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The Structure of Complete Degrees
, 1990
"... This paper surveys investigations into how strong these commonalities are. More concretely, we are concerned with: What do NPcomplete sets look like? To what extent are the properties of particular NPcomplete sets, e.g., SAT, shared by all NPcomplete sets? If there are are structural differences ..."
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Cited by 29 (3 self)
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This paper surveys investigations into how strong these commonalities are. More concretely, we are concerned with: What do NPcomplete sets look like? To what extent are the properties of particular NPcomplete sets, e.g., SAT, shared by all NPcomplete sets? If there are are structural differences between NPcomplete sets, what are they and what explains the differences? We make these questions, and the analogous questions for other complexity classes, more precise below. We need first to formalize NPcompleteness. There are a number of competing definitions of NPcompleteness. (See [Har78a, p. 7] for a discussion.) The most common, and the one we use, is based on the notion of mreduction, also known as polynomialtime manyone reduction and Karp reduction. A set A is mreducible to B if and only if there is a (total) polynomialtime computable function f such that for all x, x 2 A () f(x) 2 B: (1) 1
Generality’s price: Inescapable deficiencies in machinelearned programs
 Annals of Pure and Applied Logic
, 2006
"... This paper investigates some delicate tradeoffs between the generality of an algorithmic learning device and the quality of the programs it learns successfully. There are results to the effect that, thanks to small increases in generality of a learning device, the computational complexity of some su ..."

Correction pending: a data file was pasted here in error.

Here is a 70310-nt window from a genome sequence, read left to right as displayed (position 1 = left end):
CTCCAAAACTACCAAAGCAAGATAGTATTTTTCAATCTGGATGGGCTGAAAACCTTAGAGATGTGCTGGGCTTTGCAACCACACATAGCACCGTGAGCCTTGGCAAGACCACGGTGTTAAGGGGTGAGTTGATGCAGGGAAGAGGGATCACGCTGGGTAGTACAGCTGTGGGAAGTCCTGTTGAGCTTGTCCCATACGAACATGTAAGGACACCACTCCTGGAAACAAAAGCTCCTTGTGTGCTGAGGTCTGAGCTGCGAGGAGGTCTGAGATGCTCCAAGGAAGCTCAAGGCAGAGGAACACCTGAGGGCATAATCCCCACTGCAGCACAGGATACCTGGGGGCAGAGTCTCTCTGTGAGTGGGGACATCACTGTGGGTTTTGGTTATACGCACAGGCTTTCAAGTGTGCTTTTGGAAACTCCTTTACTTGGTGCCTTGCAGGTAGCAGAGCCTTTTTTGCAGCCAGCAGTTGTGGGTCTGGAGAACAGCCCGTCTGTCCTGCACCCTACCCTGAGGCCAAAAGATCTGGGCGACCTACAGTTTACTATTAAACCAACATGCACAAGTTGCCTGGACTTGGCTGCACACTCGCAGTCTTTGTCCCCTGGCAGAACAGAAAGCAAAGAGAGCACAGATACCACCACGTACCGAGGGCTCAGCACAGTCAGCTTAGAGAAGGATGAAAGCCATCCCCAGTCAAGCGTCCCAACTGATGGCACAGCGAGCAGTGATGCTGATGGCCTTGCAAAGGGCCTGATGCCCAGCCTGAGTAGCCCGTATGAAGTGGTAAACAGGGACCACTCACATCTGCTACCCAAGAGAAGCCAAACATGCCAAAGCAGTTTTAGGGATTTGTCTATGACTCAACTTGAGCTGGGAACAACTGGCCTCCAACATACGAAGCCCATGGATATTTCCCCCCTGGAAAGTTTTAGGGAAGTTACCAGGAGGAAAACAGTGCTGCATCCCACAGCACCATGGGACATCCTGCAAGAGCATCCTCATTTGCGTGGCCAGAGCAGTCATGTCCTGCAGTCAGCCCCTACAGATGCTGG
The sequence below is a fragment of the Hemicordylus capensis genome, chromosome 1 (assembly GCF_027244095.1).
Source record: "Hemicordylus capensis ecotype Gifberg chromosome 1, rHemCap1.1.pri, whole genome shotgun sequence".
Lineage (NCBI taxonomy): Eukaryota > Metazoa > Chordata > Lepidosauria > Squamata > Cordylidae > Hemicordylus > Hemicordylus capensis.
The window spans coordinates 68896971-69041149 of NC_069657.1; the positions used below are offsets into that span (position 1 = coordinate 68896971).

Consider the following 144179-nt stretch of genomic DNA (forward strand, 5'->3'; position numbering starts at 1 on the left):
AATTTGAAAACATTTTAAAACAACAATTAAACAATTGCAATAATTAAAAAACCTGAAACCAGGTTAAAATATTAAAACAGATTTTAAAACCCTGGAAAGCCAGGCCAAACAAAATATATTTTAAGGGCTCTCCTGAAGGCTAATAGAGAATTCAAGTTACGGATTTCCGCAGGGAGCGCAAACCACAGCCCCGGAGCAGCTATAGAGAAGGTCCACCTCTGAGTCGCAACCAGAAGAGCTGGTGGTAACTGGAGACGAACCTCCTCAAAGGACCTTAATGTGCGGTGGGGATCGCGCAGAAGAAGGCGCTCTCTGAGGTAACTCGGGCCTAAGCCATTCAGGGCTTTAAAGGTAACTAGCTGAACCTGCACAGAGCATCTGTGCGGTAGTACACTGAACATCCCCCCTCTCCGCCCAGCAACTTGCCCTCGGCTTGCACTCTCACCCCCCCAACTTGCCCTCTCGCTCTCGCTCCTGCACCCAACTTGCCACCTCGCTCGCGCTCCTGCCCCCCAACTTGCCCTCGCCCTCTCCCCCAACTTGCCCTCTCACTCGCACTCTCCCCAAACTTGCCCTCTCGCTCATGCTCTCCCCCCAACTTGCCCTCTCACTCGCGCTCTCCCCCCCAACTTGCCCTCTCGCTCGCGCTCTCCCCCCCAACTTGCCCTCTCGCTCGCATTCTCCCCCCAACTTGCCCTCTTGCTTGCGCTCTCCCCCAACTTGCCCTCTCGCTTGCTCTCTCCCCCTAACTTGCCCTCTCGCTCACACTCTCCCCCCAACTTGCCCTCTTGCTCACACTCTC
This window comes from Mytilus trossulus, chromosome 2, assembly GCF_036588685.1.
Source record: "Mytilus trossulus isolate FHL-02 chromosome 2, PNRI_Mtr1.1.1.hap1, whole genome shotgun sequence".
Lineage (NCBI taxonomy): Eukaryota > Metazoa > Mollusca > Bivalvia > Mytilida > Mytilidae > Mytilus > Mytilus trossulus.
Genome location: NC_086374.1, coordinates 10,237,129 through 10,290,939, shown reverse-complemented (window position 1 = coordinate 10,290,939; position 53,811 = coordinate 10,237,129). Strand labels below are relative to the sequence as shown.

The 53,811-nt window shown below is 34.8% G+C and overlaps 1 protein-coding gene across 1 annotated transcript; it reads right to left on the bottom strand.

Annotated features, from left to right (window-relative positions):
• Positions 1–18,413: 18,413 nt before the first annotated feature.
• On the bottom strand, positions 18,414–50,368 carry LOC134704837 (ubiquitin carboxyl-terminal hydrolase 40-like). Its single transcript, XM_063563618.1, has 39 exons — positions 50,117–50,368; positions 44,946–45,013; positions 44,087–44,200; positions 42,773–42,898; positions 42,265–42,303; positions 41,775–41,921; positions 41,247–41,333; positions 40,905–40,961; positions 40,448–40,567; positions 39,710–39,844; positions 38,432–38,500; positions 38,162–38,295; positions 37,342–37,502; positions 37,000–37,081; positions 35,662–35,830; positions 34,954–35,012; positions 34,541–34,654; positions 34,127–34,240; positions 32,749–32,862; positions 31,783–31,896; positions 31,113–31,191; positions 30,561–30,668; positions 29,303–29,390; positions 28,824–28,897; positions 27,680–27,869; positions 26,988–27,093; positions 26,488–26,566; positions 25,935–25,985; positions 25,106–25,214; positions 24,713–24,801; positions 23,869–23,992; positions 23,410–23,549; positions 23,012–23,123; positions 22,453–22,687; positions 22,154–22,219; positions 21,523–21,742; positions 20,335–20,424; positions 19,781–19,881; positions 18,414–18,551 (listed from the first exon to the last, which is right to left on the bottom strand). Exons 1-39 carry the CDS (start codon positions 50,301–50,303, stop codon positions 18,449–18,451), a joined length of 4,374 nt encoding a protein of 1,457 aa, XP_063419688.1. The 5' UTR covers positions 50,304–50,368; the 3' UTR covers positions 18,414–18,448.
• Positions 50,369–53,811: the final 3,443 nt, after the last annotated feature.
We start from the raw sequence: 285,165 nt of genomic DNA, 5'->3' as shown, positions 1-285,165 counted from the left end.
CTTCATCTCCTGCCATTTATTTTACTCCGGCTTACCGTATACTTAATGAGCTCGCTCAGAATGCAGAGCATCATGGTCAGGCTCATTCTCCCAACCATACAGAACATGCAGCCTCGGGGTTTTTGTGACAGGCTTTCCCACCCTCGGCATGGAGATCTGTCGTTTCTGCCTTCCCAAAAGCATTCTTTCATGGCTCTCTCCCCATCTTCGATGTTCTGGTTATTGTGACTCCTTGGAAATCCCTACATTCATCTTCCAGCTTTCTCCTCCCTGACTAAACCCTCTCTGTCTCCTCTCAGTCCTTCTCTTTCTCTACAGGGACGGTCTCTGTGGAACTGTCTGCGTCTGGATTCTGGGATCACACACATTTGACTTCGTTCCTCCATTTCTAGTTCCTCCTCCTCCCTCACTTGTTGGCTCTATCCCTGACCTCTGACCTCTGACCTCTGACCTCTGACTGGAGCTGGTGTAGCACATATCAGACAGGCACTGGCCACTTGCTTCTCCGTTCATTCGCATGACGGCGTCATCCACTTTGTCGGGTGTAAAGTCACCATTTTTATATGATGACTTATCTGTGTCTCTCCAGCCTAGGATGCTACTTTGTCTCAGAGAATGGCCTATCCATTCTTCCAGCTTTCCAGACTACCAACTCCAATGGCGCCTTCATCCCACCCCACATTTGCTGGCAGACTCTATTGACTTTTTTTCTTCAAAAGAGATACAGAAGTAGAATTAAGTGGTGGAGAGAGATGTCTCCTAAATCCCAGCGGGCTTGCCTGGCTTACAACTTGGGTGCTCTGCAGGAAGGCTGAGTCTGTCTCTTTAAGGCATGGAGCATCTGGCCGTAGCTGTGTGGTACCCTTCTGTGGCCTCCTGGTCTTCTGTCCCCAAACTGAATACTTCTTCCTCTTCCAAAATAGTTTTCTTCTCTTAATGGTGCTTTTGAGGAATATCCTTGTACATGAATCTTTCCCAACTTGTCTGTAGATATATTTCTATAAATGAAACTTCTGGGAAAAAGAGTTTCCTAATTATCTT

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Cited by 1 (0 self)
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This paper investigates some delicate tradeoffs between the generality of an algorithmic learning device and the quality of the programs it learns successfully. There are results to the effect that, thanks to small increases in generality of a learning device, the computational complexity of some successfully learned programs is provably unalterably suboptimal. There are also results in which the complexity of successfully learned programs is asymptotically optimal and the learning device is general, but, still thanks to the generality, some of those optimal, learned programs are provably unalterably information deficient — in some cases, deficient as to safe, Preprint submitted to Elsevier Science 11 March 2007 algorithmic extractability/provability of the fact that they are even approximately optimal. For these results, the safe, algorithmic methods of information extraction will be by proofs in arbitrary, true, computably axiomatizable extensions of Peano Arithmetic. Key words: Computational learning theory; Applications of computability theory
Generality’s price: Inescapable deficiencies in machinelearned programs
 ANNALS OF PURE AND APPLIED LOGIC
, 2006
"... This paper investigates some delicate tradeoffs between the generality of an algorithmic learning device and the quality of the programs it learns successfully. There are results to the effect that, thanks to small increases in generality of a learning device, the computational complexity of some su ..."
Abstract
 Add to MetaCart
This paper investigates some delicate tradeoffs between the generality of an algorithmic learning device and the quality of the programs it learns successfully. There are results to the effect that, thanks to small increases in generality of a learning device, the computational complexity of some successfully learned programs is provably unalterably suboptimal. There are also results in which the complexity of successfully learned programs is asymptotically optimal and the learning device is general, but, still thanks to the generality, some of those optimal, learned programs are provably unalterably information deficient — in some cases, deficient as to safe, algorithmic extractability/provability of the fact that they are even approximately optimal. For these results, the safe, algorithmic methods of information extraction will be by proofs in arbitrary, true, computably axiomatizable extensions of Peano Arithmetic.